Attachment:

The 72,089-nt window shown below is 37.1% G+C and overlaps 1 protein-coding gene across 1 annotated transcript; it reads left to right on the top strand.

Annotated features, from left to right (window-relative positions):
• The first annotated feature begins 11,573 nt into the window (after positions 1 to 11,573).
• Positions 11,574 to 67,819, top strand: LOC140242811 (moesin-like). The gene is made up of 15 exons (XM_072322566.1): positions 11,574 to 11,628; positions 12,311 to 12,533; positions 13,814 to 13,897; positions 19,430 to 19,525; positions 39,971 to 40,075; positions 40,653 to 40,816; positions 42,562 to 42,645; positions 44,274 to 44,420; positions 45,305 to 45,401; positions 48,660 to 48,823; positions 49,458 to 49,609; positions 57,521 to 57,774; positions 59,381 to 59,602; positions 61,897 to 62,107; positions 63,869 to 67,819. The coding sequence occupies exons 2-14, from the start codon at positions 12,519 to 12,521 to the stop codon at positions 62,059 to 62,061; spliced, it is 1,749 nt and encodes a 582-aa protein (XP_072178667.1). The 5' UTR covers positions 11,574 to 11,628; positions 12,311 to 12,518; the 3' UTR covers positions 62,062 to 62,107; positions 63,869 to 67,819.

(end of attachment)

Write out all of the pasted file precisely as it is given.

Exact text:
The 72,089-nt window shown below is 37.1% G+C and overlaps 1 protein-coding gene across 1 annotated transcript; it reads left to right on the top strand.

Annotated features, from left to right (window-relative positions):
• The first annotated feature begins 11,573 nt into the window (after positions 1 to 11,573).
• Positions 11,574 to 67,819, top strand: LOC140242811 (moesin-like). The gene is made up of 15 exons (XM_072322566.1): positions 11,574 to 11,628; positions 12,311 to 12,533; positions 13,814 to 13,897; positions 19,430 to 19,525; positions 39,971 to 40,075; positions 40,653 to 40,816; positions 42,562 to 42,645; positions 44,274 to 44,420; positions 45,305 to 45,401; positions 48,660 to 48,823; positions 49,458 to 49,609; positions 57,521 to 57,774; positions 59,381 to 59,602; positions 61,897 to 62,107; positions 63,869 to 67,819. The coding sequence occupies exons 2-14, from the start codon at positions 12,519 to 12,521 to the stop codon at positions 62,059 to 62,061; spliced, it is 1,749 nt and encodes a 582-aa protein (XP_072178667.1). The 5' UTR covers positions 11,574 to 11,628; positions 12,311 to 12,518; the 3' UTR covers positions 62,062 to 62,107; positions 63,869 to 67,819.